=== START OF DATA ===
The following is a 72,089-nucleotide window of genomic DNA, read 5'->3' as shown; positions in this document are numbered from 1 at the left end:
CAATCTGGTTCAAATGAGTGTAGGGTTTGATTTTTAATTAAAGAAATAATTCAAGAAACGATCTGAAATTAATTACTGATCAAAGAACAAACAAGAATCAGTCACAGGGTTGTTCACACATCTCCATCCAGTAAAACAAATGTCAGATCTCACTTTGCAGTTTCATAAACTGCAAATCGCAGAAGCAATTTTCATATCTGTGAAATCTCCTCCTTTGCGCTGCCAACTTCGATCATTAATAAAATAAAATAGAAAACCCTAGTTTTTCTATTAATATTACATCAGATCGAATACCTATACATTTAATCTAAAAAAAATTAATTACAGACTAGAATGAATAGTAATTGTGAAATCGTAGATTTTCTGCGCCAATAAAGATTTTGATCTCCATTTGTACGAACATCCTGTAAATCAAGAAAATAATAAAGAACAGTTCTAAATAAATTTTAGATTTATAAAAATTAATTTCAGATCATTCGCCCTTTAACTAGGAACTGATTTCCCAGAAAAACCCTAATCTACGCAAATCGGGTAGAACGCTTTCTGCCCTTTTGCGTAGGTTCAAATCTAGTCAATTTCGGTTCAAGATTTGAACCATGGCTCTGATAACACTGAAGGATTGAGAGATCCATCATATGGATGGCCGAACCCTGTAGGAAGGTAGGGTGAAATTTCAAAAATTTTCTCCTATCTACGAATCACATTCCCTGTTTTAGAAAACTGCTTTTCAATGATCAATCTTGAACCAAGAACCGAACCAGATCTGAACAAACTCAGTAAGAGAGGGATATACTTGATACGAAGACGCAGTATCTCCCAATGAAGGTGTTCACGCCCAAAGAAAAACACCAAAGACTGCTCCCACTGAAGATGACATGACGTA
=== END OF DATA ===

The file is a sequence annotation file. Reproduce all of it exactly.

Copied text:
The following is a 72,089-nucleotide window of genomic DNA, read 5'->3' as shown; positions in this document are numbered from 1 at the left end:
CAATCTGGTTCAAATGAGTGTAGGGTTTGATTTTTAATTAAAGAAATAATTCAAGAAACGATCTGAAATTAATTACTGATCAAAGAACAAACAAGAATCAGTCACAGGGTTGTTCACACATCTCCATCCAGTAAAACAAATGTCAGATCTCACTTTGCAGTTTCATAAACTGCAAATCGCAGAAGCAATTTTCATATCTGTGAAATCTCCTCCTTTGCGCTGCCAACTTCGATCATTAATAAAATAAAATAGAAAACCCTAGTTTTTCTATTAATATTACATCAGATCGAATACCTATACATTTAATCTAAAAAAAATTAATTACAGACTAGAATGAATAGTAATTGTGAAATCGTAGATTTTCTGCGCCAATAAAGATTTTGATCTCCATTTGTACGAACATCCTGTAAATCAAGAAAATAATAAAGAACAGTTCTAAATAAATTTTAGATTTATAAAAATTAATTTCAGATCATTCGCCCTTTAACTAGGAACTGATTTCCCAGAAAAACCCTAATCTACGCAAATCGGGTAGAACGCTTTCTGCCCTTTTGCGTAGGTTCAAATCTAGTCAATTTCGGTTCAAGATTTGAACCATGGCTCTGATAACACTGAAGGATTGAGAGATCCATCATATGGATGGCCGAACCCTGTAGGAAGGTAGGGTGAAATTTCAAAAATTTTCTCCTATCTACGAATCACATTCCCTGTTTTAGAAAACTGCTTTTCAATGATCAATCTTGAACCAAGAACCGAACCAGATCTGAACAAACTCAGTAAGAGAGGGATATACTTGATACGAAGACGCAGTATCTCCCAATGAAGGTGTTCACGCCCAAAGAAAAACACCAAAGACTGCTCCCACTGAAGATGACATGACGTA